The Great Porting Adventure: Day 7

In this episode, our hero does battle with the beasts known as music and vsync… and wins.

Last time, I wrote about how I had successfully transitioned to a SoundEffect-based audio system. This was true, but it was also not the end goal. I was playing my music as a SoundEffect as well, which had the unfortunate requirement of all the source files being in .wav format. This meant that the music in my game was taking up about 170MB of space. Yikes.

There are two ways you deal with this in XNA land: switch to XACT to get fancy xWMA compression (not an option) or use the Song API to load in MP3 or WMA files (which both end up as built WMA files). Simple, right?

So I switched up my audio system to use Songs whenever a music cue was played (and updated the pipeline and content loader accordingly to use Song objects instead of SoundEffects for music cues). Then I remembered some of the drawbacks to the Song API.

You can only have one Song playing at a time, so there’s no way to do cross-fading. What’s more, the Song is controlled through the MediaPlayer class which has ridiculous overhead doing simple things like changing Volume. That means it’s impractical to do fading out manually by adjusting Volume. It’s possible, but you take a big performance hit for something simple (on Xbox anyway).

So I reverted all of those changes and went back to using SoundEffect for music. I realized that you can actually use waves processed with a bit of compression (ADPCM) and still load them as SoundEffect objects. This was great, because it saved something like 70% filesize for “Medium” quality (which sounds fine for the chiptune-style music I have).

Next I had to solve the pesky problem of not being able to play multiple SoundEffectInstances of the same SoundEffect (a limitation of the current build of MonoGame). Fortunately, there is an outstanding pull request on the MonoGame github project that integrates OpenAL support along with a bunch of missing SoundEffect functionality. I had to download and build maccore and monomac from source first, but that was a simple case of cloning those repos and running “make” from inside the monomac folder.

This is a picture of the OpenAL logo, because otherwise this post would be mostly text.

After all that – it didn’t work! Turns out that OpenAL doesn’t seem to support ADPCM wave files, so I’m back to square one as far as music goes.

Or am I? OpenAL can read MP3 files. And the SoundEffect object doesn’t care what’s in its buffer. So I can actually load MP3 files as SoundEffects directly using MonoGame! Vanilla XNA can’t even do that!

I had one more bug where I wasn’t disposing of SoundEffectInstance objects properly (my code), but once that was fixed, everything seemed to be working perfectly. Yay!

Next on the docket was vsync. The screen tearing I was experiencing was unacceptable, so vsync was definitely required. Thankfully, @SoftSavage (the current MonoGame coordinator) pointed me in the right direction with some docs from Apple on the subject. It was a simple case of finding out where to get the OpenGLContext and then set up the SwapInterval. Since I had just built monomac from source, this was relatively easy to track down and then add it to Game.applyChanges() thusly (line 19):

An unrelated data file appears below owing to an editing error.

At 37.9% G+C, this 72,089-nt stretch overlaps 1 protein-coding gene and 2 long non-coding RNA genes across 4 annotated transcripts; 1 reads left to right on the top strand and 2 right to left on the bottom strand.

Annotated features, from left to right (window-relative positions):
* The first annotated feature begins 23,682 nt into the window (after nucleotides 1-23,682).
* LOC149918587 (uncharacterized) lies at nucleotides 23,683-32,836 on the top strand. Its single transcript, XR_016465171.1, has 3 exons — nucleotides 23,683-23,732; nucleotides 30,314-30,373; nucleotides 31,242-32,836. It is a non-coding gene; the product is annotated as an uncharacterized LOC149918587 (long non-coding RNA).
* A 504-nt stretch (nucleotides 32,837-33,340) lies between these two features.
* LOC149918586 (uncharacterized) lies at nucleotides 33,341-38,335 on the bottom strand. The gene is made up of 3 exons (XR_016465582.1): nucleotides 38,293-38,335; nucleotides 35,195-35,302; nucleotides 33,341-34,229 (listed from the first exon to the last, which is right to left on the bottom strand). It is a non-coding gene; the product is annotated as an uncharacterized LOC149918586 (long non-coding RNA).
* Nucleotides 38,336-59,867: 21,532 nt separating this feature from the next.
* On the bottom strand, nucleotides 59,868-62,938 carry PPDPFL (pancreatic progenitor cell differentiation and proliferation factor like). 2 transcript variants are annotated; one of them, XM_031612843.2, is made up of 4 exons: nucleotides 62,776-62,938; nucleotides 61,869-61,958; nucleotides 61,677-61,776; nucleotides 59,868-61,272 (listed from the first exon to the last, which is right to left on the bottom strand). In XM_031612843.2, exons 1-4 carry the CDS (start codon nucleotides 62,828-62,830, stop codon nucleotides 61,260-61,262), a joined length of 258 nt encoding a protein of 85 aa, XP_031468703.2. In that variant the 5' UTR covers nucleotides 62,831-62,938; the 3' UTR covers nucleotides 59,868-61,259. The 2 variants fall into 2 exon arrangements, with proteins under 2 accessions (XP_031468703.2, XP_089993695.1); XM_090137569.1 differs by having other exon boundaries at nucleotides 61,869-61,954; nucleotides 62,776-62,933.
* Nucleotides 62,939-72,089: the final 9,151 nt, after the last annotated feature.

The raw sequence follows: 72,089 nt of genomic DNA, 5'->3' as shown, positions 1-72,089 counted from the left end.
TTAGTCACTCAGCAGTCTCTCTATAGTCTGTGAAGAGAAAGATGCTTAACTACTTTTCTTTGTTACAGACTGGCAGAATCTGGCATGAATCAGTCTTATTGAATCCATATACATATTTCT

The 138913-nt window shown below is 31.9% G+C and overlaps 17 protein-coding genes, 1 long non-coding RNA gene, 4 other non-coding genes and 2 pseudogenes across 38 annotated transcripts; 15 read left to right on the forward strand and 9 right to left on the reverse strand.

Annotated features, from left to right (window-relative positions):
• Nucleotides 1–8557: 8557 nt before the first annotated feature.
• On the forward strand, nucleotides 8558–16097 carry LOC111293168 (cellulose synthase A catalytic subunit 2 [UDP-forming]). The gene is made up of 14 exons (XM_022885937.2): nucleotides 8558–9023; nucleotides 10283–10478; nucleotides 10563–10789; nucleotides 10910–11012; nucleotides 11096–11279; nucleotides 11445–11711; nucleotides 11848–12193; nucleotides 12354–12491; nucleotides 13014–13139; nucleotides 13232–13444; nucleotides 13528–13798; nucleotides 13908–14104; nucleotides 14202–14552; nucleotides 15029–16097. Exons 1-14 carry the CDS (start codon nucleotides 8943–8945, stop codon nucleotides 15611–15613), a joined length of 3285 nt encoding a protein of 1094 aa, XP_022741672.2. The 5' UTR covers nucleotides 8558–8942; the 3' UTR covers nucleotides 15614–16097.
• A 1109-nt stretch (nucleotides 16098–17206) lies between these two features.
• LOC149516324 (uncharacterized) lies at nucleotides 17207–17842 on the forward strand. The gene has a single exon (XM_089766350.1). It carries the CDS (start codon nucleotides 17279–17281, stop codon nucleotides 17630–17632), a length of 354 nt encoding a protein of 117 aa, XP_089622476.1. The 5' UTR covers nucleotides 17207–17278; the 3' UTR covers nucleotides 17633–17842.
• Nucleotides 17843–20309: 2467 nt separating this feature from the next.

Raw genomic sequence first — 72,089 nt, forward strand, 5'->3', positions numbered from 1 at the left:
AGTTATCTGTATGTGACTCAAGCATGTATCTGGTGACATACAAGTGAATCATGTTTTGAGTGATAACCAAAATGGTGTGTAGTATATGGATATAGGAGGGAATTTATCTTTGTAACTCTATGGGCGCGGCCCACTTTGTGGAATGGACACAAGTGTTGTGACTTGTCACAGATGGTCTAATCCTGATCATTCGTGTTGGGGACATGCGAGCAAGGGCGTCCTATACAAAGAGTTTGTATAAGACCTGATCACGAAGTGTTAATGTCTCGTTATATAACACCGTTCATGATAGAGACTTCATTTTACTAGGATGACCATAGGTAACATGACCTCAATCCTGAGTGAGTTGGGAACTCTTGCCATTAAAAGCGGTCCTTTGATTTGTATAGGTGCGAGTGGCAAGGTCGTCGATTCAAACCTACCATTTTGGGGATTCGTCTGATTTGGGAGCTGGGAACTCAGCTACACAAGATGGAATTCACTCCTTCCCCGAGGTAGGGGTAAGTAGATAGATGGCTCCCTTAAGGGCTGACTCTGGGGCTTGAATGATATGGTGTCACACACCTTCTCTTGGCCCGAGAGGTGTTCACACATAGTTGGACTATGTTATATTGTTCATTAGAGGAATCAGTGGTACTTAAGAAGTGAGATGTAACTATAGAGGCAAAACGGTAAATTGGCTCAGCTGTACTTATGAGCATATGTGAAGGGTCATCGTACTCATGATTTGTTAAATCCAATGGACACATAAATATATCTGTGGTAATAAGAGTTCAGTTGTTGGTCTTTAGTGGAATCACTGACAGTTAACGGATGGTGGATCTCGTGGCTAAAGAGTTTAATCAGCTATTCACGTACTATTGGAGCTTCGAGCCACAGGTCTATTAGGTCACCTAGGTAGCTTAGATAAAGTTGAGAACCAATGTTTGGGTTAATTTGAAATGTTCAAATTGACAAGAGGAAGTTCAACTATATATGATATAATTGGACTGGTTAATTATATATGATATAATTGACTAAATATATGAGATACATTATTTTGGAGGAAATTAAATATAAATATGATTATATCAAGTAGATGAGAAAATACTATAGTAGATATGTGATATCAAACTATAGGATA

internal void applyChanges()
{
    if (GraphicsDevice.PresentationParameters.IsFullScreen)
        _platform.EnterFullScreen();
    else
        _platform.ExitFullScreen();

    // FIXME: Is this the correct/best way to set the viewport? There
    // are/were several snippets like this through the project.
    var viewport = new Viewport();

    viewport.X = 0;
    viewport.Y = 0;
    viewport.Width = GraphicsDevice.PresentationParameters.BackBufferWidth;
    viewport.Height = GraphicsDevice.PresentationParameters.BackBufferHeight;

    GraphicsDevice.Viewport = viewport;

    _platform.Window.OpenGLContext.SwapInterval = graphicsDeviceManager.SynchronizeWithVerticalRetrace;
}

There was a bit of other housekeeping to get the above code to work, so I include that only to show you the general idea. There is one other odd and important thing thing: in monomac, the MonoMacGameView class (parent of the GameWindow your game runs in) looks like this:

public void Run (double updatesPerSecond)
{
    AssertValid ();
    if (updatesPerSecond == 0.0) {
        Run ();
        return;
    }

    OnLoad (EventArgs.Empty);

    // Here we set these to false for now and let the main logic continue
    // in the future we may open up these properties to the public
    SwapInterval = false;
    DisplaylinkSupported = false;

    // Synchronize buffer swaps with vertical refresh rate
    openGLContext.SwapInterval = SwapInterval;

    if (displayLinkSupported)
        SetupDisplayLink ();

        StartAnimation (updatesPerSecond);
    }

You can see that vsync will be disabled no matter what you do (line 13). Fortunately, this only occurs just before the first Update. It does mean that you have to setup vsync after your Game has called Initialize(). I just added the following to MacGamePlatform.StartRunLoop():


public override void StartRunLoop()
{
    _gameWindow.Run(1 / Game.TargetElapsedTime.TotalSeconds);

    //The first call to MonoMacGameView.Run disables vsync for some reason, so  give
    //the game a chance to re-enable it here
    this.Game.applyChanges();
}

And then everything was right as rain.

The game is really coming together now. I gave the app packager/installer a whirl too and that looks pretty straightforward, which is a breath of fresh air compared to making an installer on Windows. More work remains to be done key binds, controller support, my loading screens and some resolution/alt-tab support, but I’m getting close! Oh, and I suppose I’ll need to look into Mac Store requirements sooner rather than later too 🙂

Running total: 7 days, $112.87

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